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This chapter is updated by Wuxia.Blog
Translated by: ShawnSuh
Edited by: SootyOwl
Avoiding the piercing glare from his editor-in-charge, Juho went to the kitchen. As the host, he had to treat his guest to something. As he took the special cups out of the cupboard, Juho asked, “I only have instant coffee. Would you prefer green tea?”
Although Juho normally drank green tea, he chose to drink coffee that day instead in order to wake himself up. While Nam Kyung moved through the sheets of manuscript paper cautiously, like he would with precious jewelry, Juho came out of the kitchen with the two cups of coffee and kicked the sheets of manuscript paper aside on his way to the couch. Then, pushing the stacks of manuscript paper on the table to the side, the young author placed the two cups on the table and handed the editor a cushion.
“Thanks,” Nam Kyung said, taking a sip of the instant coffee while reading a page of the manuscript that he had chosen at random. Juho drank his coffee quietly and focused on waking up.
“What do you think?” he asked the editor, looking at him with dry, disinterested eyes.
“It pains me to think that all of these pages are going to waste. These are incredible. They’re like unrefined precious gems that would sparkle like no other after some slight refinement,” Nam Kyung said, clearly sounding like he was suppressing his emotions. “Really? You’re laughing?”
“Yeah, I can’t help myself. I wish new ideas for my story were coming out instead of the laughter,” Juho said. Although he was perfectly capable of laughing, he hadn’t made any progress with the new story for nearly a month.
When the editor had first found out, he had said, “That’s very unusual for Yun Woo.”
The image of the editor’s serious look on his face rushed past the young author’s mind. However, Nam Kyung was sure that Juho was still capable of writing. While Juho thought of that, Nam Kyung had about twenty pages of manuscript paper in his hands. Although he wasn’t clear about what he was reading, one thing was certain: the pages were much darker than the new story.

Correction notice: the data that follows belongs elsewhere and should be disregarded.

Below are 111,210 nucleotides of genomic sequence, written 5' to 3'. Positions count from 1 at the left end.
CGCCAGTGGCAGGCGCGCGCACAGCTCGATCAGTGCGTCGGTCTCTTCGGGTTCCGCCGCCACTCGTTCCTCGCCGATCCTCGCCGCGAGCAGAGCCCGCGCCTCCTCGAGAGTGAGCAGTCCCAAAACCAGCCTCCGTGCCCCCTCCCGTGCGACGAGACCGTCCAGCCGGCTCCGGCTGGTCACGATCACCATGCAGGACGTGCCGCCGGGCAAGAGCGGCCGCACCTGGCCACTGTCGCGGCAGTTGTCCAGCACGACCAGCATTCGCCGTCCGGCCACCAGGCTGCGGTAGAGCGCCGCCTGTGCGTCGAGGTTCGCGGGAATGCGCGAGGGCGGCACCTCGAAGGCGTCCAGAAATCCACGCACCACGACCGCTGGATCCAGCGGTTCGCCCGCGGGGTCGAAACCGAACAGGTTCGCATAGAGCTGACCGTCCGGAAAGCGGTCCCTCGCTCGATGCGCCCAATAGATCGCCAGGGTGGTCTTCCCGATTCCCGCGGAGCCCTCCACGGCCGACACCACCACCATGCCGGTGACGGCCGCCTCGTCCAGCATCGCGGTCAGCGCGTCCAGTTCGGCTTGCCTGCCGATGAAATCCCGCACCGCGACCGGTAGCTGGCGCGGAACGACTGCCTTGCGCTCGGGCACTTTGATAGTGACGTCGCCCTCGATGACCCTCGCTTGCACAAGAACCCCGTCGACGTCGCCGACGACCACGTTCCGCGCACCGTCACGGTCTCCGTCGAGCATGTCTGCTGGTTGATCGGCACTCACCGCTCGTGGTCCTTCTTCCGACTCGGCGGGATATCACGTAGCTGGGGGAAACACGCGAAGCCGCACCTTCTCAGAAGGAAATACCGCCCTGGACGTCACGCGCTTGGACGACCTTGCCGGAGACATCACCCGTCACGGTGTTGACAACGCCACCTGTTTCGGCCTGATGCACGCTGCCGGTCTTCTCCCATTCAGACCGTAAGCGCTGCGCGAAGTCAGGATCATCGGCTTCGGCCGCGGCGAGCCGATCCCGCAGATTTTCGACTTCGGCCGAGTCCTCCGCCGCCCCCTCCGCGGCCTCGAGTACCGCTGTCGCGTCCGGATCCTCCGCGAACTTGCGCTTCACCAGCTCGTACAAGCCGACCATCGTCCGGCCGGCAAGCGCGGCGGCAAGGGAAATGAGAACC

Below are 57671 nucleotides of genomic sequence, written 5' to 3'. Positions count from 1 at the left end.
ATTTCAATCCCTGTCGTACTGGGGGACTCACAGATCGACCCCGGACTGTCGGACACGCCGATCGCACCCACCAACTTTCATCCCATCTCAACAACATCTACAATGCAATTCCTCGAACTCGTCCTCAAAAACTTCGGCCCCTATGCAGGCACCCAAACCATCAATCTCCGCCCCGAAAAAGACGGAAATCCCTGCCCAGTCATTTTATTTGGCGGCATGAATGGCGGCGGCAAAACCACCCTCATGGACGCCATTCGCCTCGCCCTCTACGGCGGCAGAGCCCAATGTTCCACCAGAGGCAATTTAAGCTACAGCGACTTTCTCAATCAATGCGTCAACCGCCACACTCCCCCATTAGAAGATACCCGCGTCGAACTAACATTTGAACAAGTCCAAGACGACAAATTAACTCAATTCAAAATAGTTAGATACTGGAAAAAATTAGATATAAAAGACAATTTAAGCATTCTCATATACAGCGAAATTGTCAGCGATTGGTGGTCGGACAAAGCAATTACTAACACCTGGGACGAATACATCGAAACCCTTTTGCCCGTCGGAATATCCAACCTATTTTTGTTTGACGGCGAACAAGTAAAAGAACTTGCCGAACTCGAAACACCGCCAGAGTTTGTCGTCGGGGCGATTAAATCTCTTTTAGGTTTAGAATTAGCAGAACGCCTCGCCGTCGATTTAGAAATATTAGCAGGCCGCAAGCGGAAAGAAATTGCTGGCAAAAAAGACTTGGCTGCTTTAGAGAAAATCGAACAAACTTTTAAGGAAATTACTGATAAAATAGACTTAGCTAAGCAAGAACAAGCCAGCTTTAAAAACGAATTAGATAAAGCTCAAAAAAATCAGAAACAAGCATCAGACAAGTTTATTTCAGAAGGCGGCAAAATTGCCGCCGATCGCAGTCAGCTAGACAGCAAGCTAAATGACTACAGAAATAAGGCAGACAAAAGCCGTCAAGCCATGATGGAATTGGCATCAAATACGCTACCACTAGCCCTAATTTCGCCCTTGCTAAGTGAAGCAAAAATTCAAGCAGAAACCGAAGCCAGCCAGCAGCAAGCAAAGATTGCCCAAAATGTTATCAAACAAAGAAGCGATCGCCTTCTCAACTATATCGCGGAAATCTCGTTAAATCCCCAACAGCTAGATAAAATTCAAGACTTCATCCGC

“‘Full Moon,’ huh,” Nam Kyung murmured. By that point, he had heard about the plot of the book from the young author.
“Mr. Lim’s new book’s been getting recognized by both readers and critics alike,” he said. Nam Kyung had also read the book, and there was no doubt that it was worthy of being considered the literary great’s best work yet.
“I mean, he did say that he wrote it with Mr. Kang in mind,” the editor murmured. Wol Kang. He was Yun Seo Baek’s late husband and their longtime friend.
“He left us way too soon,” Nam Kyung said, like anybody who knew the author would have. Wol had passed away much too soon, and the short life he had dedicated to writing still remained in the hearts of his readers and fellow authors.
“He was one of the greatest authors this country had to offer,” the editor murmured, brushing his hand down the stack of manuscript paper he was holding. At that, Juho leaned his head back against the backrest of the couch. There were times when Juho wished that the author were still alive, writing new books.
“Anyway,” Nam Kyung said with a clap, changing the subject. As sentimental it might have been, Wol wasn’t the most pressing matter at the moment. Rather, it was the young author’s progress and thinking of ways to improve it.
“Well, how are things looking?” Nam Kyung asked, and…
“How does it look?” Juho asked back, eying the pages in the editor’s hands. Then, thinking back to what he had been reading up to that point, the editor said, “It feels like the ideas are getting darker.”
“I think so too.”